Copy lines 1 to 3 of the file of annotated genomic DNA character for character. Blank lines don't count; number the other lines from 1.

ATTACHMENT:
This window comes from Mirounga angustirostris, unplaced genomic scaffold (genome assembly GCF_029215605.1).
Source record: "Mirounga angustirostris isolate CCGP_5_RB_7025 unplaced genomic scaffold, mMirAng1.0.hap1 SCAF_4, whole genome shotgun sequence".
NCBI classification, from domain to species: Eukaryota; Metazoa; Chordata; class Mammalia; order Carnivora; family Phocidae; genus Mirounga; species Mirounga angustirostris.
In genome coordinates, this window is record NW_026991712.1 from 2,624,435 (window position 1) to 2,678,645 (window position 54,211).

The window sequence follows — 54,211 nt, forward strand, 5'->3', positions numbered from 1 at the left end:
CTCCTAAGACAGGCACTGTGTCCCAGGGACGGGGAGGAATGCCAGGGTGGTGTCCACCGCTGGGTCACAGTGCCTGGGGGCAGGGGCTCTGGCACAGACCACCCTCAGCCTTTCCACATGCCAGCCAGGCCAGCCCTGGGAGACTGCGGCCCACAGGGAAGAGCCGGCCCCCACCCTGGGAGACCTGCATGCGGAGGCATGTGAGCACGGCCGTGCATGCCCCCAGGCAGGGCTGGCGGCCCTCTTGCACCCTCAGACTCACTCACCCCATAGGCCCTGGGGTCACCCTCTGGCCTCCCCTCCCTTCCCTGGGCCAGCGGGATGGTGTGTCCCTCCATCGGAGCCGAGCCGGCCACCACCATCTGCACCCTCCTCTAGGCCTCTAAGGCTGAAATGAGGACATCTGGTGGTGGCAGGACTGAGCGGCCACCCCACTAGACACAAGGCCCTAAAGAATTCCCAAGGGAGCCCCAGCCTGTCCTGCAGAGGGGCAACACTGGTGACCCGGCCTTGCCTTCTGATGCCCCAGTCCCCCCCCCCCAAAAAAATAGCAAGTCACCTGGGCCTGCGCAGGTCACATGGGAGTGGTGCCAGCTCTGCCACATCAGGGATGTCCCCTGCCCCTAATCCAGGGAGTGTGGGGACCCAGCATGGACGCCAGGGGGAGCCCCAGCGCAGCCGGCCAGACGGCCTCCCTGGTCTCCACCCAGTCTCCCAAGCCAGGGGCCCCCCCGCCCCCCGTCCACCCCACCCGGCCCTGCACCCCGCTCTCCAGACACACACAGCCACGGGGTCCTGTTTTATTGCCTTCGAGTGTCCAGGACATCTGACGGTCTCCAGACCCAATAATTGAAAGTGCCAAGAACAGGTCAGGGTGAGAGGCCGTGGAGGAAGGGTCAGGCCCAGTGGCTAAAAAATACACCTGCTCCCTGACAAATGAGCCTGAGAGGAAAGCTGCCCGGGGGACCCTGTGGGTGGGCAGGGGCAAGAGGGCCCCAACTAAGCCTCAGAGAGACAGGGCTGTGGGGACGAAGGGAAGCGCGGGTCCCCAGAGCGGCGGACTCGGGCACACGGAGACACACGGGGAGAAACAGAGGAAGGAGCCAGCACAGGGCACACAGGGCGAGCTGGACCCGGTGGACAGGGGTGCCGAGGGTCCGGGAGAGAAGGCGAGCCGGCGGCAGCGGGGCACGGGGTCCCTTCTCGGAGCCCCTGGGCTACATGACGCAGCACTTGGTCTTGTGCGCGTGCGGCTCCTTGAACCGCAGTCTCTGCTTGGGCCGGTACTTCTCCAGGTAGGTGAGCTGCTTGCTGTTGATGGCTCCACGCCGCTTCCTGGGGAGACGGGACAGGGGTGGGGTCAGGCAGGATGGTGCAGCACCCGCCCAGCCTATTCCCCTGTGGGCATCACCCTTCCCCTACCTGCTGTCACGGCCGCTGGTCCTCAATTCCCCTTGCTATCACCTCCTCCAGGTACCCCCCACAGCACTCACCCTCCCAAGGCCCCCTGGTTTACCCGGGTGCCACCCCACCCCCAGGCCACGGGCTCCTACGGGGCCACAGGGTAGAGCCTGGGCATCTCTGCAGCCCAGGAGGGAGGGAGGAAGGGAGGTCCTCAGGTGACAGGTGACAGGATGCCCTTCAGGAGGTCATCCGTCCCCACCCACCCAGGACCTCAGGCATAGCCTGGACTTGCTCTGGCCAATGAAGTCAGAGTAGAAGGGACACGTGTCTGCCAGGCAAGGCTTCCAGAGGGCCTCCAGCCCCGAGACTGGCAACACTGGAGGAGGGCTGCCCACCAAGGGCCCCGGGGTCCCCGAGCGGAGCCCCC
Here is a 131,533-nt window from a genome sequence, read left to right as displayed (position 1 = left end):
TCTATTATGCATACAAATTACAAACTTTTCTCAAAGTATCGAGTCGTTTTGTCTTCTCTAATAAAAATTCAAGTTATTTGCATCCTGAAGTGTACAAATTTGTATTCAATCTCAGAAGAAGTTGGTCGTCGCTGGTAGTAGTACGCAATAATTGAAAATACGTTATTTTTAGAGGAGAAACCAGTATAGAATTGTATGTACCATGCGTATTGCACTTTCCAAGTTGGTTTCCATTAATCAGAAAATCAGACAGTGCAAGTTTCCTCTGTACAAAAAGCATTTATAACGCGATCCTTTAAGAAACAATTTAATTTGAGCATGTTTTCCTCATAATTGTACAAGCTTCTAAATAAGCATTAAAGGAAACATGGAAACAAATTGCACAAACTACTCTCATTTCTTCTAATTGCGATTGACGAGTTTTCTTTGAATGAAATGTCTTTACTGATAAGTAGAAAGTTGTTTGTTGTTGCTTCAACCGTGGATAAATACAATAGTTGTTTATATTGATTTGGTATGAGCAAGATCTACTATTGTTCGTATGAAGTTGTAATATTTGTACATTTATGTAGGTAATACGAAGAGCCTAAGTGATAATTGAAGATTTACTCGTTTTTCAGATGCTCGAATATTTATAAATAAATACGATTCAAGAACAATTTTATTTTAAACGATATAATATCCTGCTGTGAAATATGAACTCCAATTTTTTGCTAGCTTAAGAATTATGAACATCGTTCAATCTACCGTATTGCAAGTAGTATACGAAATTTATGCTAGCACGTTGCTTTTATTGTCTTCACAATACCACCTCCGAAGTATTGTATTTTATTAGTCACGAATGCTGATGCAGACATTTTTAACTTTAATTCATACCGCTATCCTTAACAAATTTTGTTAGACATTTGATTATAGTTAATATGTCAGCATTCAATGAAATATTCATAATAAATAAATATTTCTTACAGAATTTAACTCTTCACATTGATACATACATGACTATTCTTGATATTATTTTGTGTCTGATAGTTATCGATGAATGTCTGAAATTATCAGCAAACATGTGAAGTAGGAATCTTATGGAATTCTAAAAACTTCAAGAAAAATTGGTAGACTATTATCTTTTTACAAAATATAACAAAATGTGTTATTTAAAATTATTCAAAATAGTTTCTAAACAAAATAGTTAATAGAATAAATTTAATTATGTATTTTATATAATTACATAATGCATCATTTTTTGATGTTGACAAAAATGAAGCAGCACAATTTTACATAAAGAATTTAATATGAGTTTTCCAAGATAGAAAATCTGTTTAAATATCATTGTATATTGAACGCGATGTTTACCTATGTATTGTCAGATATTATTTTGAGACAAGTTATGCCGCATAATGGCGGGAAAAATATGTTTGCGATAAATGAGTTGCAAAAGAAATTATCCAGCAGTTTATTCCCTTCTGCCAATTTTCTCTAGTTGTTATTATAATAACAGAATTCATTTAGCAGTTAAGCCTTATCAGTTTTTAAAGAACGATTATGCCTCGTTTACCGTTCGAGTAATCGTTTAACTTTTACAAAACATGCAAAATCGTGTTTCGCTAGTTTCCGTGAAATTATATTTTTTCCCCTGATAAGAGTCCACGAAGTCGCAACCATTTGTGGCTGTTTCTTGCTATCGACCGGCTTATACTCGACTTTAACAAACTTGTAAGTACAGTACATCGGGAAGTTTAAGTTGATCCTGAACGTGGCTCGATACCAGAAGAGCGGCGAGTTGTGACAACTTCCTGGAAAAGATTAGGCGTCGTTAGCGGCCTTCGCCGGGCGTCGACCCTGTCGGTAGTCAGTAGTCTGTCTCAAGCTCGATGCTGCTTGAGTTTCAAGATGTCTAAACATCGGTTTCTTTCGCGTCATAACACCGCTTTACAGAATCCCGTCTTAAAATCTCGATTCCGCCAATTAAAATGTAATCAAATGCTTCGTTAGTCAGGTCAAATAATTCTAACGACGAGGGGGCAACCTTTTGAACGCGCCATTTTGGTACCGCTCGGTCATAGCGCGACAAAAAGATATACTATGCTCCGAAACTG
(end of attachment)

This window comes from Mirounga angustirostris, unplaced genomic scaffold (genome assembly GCF_029215605.1).
Source record: "Mirounga angustirostris isolate CCGP_5_RB_7025 unplaced genomic scaffold, mMirAng1.0.hap1 SCAF_4, whole genome shotgun sequence".
NCBI classification, from domain to species: Eukaryota; Metazoa; Chordata; class Mammalia; order Carnivora; family Phocidae; genus Mirounga; species Mirounga angustirostris.